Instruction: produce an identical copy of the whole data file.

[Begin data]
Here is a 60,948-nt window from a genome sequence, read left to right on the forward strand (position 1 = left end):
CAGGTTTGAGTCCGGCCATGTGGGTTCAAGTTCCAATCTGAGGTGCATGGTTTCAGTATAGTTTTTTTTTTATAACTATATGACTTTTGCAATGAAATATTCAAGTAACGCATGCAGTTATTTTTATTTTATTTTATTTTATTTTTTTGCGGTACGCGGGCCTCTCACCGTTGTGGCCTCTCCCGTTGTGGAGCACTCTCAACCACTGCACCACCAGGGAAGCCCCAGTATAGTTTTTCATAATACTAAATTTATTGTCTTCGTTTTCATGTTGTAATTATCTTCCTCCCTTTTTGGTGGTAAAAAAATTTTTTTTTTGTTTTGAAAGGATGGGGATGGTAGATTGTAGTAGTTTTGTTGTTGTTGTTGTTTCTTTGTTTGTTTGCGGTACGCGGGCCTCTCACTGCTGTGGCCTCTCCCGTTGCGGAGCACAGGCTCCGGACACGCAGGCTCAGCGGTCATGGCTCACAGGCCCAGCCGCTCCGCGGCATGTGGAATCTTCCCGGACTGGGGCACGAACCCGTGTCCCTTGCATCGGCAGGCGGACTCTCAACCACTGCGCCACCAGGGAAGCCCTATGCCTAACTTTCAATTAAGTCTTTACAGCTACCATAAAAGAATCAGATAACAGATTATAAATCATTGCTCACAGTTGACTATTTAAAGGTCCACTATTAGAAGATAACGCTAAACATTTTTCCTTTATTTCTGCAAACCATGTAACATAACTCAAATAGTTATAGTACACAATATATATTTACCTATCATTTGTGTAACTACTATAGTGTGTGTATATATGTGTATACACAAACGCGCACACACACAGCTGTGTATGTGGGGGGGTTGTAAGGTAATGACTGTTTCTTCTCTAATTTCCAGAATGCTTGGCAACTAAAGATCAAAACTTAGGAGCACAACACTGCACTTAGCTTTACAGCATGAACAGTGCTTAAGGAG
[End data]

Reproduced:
Here is a 60,948-nt window from a genome sequence, read left to right on the forward strand (position 1 = left end):
CAGGTTTGAGTCCGGCCATGTGGGTTCAAGTTCCAATCTGAGGTGCATGGTTTCAGTATAGTTTTTTTTTTATAACTATATGACTTTTGCAATGAAATATTCAAGTAACGCATGCAGTTATTTTTATTTTATTTTATTTTATTTTTTTGCGGTACGCGGGCCTCTCACCGTTGTGGCCTCTCCCGTTGTGGAGCACTCTCAACCACTGCACCACCAGGGAAGCCCCAGTATAGTTTTTCATAATACTAAATTTATTGTCTTCGTTTTCATGTTGTAATTATCTTCCTCCCTTTTTGGTGGTAAAAAAATTTTTTTTTTGTTTTGAAAGGATGGGGATGGTAGATTGTAGTAGTTTTGTTGTTGTTGTTGTTTCTTTGTTTGTTTGCGGTACGCGGGCCTCTCACTGCTGTGGCCTCTCCCGTTGCGGAGCACAGGCTCCGGACACGCAGGCTCAGCGGTCATGGCTCACAGGCCCAGCCGCTCCGCGGCATGTGGAATCTTCCCGGACTGGGGCACGAACCCGTGTCCCTTGCATCGGCAGGCGGACTCTCAACCACTGCGCCACCAGGGAAGCCCTATGCCTAACTTTCAATTAAGTCTTTACAGCTACCATAAAAGAATCAGATAACAGATTATAAATCATTGCTCACAGTTGACTATTTAAAGGTCCACTATTAGAAGATAACGCTAAACATTTTTCCTTTATTTCTGCAAACCATGTAACATAACTCAAATAGTTATAGTACACAATATATATTTACCTATCATTTGTGTAACTACTATAGTGTGTGTATATATGTGTATACACAAACGCGCACACACACAGCTGTGTATGTGGGGGGGTTGTAAGGTAATGACTGTTTCTTCTCTAATTTCCAGAATGCTTGGCAACTAAAGATCAAAACTTAGGAGCACAACACTGCACTTAGCTTTACAGCATGAACAGTGCTTAAGGAG